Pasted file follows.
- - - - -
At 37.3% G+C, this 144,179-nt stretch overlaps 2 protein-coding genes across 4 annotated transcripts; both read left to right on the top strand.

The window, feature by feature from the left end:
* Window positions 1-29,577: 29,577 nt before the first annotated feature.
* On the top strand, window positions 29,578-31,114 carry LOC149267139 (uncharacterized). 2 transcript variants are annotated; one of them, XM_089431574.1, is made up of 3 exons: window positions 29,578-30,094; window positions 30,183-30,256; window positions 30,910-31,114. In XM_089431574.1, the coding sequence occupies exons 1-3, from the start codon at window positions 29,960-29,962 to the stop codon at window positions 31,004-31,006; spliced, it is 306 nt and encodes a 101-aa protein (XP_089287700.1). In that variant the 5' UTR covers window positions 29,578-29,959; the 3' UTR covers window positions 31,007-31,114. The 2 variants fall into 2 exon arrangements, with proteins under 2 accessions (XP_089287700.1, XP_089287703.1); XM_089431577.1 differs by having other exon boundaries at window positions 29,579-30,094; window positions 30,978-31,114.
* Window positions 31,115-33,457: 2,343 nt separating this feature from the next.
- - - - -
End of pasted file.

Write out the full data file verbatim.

At 37.3% G+C, this 144,179-nt stretch overlaps 2 protein-coding genes across 4 annotated transcripts; both read left to right on the top strand.

The window, feature by feature from the left end:
* Window positions 1-29,577: 29,577 nt before the first annotated feature.
* On the top strand, window positions 29,578-31,114 carry LOC149267139 (uncharacterized). 2 transcript variants are annotated; one of them, XM_089431574.1, is made up of 3 exons: window positions 29,578-30,094; window positions 30,183-30,256; window positions 30,910-31,114. In XM_089431574.1, the coding sequence occupies exons 1-3, from the start codon at window positions 29,960-29,962 to the stop codon at window positions 31,004-31,006; spliced, it is 306 nt and encodes a 101-aa protein (XP_089287700.1). In that variant the 5' UTR covers window positions 29,578-29,959; the 3' UTR covers window positions 31,007-31,114. The 2 variants fall into 2 exon arrangements, with proteins under 2 accessions (XP_089287700.1, XP_089287703.1); XM_089431577.1 differs by having other exon boundaries at window positions 29,579-30,094; window positions 30,978-31,114.
* Window positions 31,115-33,457: 2,343 nt separating this feature from the next.